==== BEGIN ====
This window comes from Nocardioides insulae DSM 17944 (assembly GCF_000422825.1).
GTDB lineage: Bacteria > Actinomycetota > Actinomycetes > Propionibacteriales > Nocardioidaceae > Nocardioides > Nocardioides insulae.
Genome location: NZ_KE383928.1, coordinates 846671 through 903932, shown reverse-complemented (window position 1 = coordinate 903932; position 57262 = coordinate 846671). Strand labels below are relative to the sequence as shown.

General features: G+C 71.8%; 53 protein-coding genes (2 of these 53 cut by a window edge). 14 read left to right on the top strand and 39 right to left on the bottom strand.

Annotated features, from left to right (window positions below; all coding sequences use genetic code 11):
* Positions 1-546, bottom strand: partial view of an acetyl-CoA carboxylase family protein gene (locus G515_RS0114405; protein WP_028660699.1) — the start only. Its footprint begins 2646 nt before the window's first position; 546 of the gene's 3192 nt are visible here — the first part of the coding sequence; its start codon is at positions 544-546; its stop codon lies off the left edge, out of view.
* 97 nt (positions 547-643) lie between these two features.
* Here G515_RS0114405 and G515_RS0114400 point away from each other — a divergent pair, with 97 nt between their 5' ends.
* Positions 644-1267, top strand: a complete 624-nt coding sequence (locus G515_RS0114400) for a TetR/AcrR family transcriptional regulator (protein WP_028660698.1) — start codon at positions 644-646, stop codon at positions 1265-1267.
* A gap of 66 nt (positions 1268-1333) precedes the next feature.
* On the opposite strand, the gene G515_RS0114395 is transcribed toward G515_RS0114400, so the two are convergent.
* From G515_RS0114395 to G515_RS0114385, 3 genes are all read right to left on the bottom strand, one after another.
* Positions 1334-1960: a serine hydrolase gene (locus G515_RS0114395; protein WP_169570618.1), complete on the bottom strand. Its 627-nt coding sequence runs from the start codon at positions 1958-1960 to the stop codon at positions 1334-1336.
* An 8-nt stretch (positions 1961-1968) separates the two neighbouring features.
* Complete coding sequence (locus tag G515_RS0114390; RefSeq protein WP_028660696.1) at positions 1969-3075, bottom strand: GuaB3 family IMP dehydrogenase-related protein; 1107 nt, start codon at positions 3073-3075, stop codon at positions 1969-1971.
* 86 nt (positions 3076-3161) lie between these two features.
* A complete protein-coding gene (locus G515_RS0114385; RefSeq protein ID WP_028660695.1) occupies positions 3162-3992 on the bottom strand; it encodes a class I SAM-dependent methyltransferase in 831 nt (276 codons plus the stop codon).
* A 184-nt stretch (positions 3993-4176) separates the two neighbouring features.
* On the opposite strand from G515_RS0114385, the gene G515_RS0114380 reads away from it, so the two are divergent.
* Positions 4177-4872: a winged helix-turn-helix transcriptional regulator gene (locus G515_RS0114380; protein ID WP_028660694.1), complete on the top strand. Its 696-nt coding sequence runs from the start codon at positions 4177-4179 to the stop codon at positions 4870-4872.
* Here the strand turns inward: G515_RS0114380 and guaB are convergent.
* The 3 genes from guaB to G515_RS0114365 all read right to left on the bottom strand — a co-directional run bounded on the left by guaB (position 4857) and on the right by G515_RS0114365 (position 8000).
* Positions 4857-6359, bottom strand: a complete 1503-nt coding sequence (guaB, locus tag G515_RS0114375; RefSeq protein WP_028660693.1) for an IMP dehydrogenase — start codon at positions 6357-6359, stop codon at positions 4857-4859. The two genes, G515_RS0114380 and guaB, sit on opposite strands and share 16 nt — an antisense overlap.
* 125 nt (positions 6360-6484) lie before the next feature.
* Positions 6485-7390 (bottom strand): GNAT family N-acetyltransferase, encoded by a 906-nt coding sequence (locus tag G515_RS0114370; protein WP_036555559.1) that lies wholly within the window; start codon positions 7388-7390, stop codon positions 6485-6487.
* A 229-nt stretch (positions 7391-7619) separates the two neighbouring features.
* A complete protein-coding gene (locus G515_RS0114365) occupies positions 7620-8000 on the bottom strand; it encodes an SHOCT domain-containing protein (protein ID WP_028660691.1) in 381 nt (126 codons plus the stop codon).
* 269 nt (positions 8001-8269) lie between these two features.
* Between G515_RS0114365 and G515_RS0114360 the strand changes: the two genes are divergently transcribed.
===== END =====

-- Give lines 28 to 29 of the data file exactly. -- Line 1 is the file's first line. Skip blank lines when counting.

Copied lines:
* 269 nt (positions 8001-8269) lie between these two features.
* Between G515_RS0114365 and G515_RS0114360 the strand changes: the two genes are divergently transcribed.